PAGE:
Liz Wanfried (New York, New York, USA)


Mary McAnulty (Clanvaraghan, Castlewellan, UK)

    • Shared Quotes and Poetry:
      • Keep walking, though there’s no place to get to.
        Don’t try to see through the distances.
        That’s not for human beings.
        Move within, but don’t move the way fear makes you move.
        Today, like every other day, we wake up empty and frightened.
        Don’t open the door to the study and begin reading.
        Take down a musical instrument.
        Let the beauty we love be what we do.
        There are hundreds of ways to kneel and kiss the ground.
        — Rumi
    • Contact:

Greta Franklin de Matos (Pucón, Provincia de Cautín, Región de la Araucanía, Chile)

    • I thought I’d share some of the resources that I mentioned on our call [regarding “The Rigged Game”], in case anyone is curious about them or they can support anyone else’s efforts.
      • Spiral Dynamics– Here is a quick video overview, and I’ve attached a longer-form explanation in case you feel like diving in for a deeper read.Trump is a good example of a “leader” operating primarily in RED but can be easily influenced by ORANGE.

        So the way I work with this is be aware of the different kinds of behavioral dynamics leaders embody within different corporations – this tell me which “meme” they are operating from.

        For example, in my work, I deal with a lot of people who work in legal and social/environmental compliance teams (operating mostly in BLUE), people working on sustainability teams (people operating mostly in GREEN) and many C-Suite executives that are operating in ORANGE.

        Even just looking at that it’s easy to see how many human behavioral systems can be operating in conflict within a company all competing and sometimes hijacking one another’s efforts toward change related to social justice and environmental sustainability…this model helps me zero in on understanding who my audience is and how I need to adjust my approach if, for example, I am bringing a GREEN system-thinking solution to a person functioning in a ORANGE system and mindset- it helps me reduce my own blindspots and not take for granted the need for the proposal to be valuable to every level of human development- with particular focus on the level in which they are operating- in order to be relatable and not trigger our basic human defenses/emotional response).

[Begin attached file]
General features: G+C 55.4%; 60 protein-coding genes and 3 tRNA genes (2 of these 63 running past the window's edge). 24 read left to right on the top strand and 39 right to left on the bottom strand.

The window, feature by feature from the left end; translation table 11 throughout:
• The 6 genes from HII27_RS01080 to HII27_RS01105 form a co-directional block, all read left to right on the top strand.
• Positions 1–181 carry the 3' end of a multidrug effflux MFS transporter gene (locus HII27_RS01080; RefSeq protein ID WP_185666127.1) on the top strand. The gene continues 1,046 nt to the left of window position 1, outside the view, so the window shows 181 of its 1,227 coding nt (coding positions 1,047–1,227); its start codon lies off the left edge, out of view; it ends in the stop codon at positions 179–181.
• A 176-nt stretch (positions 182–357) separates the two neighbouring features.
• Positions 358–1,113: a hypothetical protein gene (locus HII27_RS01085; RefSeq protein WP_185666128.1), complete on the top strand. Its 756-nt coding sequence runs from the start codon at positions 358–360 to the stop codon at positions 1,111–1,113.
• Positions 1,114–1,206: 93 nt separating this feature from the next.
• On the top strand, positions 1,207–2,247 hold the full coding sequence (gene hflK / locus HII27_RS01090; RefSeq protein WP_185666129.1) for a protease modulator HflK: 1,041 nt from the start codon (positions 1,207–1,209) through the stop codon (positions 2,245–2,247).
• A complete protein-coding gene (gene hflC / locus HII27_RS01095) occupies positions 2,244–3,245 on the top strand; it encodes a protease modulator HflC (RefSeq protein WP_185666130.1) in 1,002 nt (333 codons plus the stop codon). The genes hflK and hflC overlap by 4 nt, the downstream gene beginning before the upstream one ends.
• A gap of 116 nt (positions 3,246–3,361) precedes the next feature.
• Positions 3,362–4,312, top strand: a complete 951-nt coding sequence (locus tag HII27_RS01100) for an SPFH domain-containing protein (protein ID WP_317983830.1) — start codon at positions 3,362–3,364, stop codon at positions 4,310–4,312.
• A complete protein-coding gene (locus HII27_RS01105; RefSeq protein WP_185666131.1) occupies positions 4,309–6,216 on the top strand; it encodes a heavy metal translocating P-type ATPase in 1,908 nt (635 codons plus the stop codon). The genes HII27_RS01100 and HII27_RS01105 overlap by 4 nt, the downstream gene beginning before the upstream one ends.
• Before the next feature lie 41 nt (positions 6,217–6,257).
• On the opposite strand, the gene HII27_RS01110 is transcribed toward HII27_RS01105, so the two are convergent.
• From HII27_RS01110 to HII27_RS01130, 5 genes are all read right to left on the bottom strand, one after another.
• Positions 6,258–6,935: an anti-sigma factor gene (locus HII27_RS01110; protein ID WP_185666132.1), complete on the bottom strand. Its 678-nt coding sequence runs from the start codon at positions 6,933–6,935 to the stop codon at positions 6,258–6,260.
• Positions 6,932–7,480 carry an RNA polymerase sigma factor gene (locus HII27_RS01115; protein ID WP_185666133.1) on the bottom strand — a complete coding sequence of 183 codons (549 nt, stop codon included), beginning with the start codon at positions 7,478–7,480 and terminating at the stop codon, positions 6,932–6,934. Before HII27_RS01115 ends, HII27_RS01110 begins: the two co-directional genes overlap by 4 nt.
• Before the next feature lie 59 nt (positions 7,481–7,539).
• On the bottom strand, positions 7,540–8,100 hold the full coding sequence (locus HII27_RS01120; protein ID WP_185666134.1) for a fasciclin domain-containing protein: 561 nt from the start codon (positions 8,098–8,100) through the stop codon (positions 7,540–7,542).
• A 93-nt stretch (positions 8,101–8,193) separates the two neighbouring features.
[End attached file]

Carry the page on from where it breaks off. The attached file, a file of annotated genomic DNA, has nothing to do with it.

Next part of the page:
However, it’s important to acknowledge that no one person is living in a single dimension and it’s not a linear progression- we still might have aspects of ourselves operating in BEIGE (how you might respond instinctually to save your child from danger, for example) or PURPLE in some life situations whereas in others we are more easily slipping into GREEN or BLUE. Every level that we have evolved through continues to operate within us in some way, and everything is able to continue toward the more expansive evolution.

        The key is to keep in mind what dynamics you are dealing with when you are trying to relate to the values of the individual you wish to influence (and what system they might be coping (or thriving) in, for example I often find people who personally function in GREEN at home/lifestyle, but at work they conform to the demands of BLUE). It’s dynamic 🙂

        The other keep aspect of this framework is to not take it “personally”- it is much more a tool for working neutrally with human behavioral dynamics and creating pathways for conscious evolution without emotional entanglement (takes away the victimization and vilification dynamic).

        Nelson Mandela utilized Spiral Dynamics when he was rebuilding South Africa.

      • Sharing story and seeing ourselves as contributors to the system, even in minute and complex ways- this is a brief, profound and beautiful talk from the actress Julia Ormond and her experience with human trafficking, and the way in which she found her voice by first finding herself in the system and exactly how she was directly contributing to the problem.In those moments of struggling to find our footing (while standing on fishes) and knowing what our role is- I love these words she shares:

        “Probably the only accurate presumption I can have is that I will never get beyond my inaccurate presumptions”- these issues are all so complex and there are so many layers and dynamics at play, being willing to humbly keep learning and feeling our way toward how we can best be of service is a worthy endeavor.

        She also is willing to claim radical responsibility, which I think is equally important, and reflecting on her own questions are applicable in the dismantling of any of these unjust systems:

        Where is it worst? “In my own home.”

        Who is doing it? “Me”

        Why is it happening? “Denial”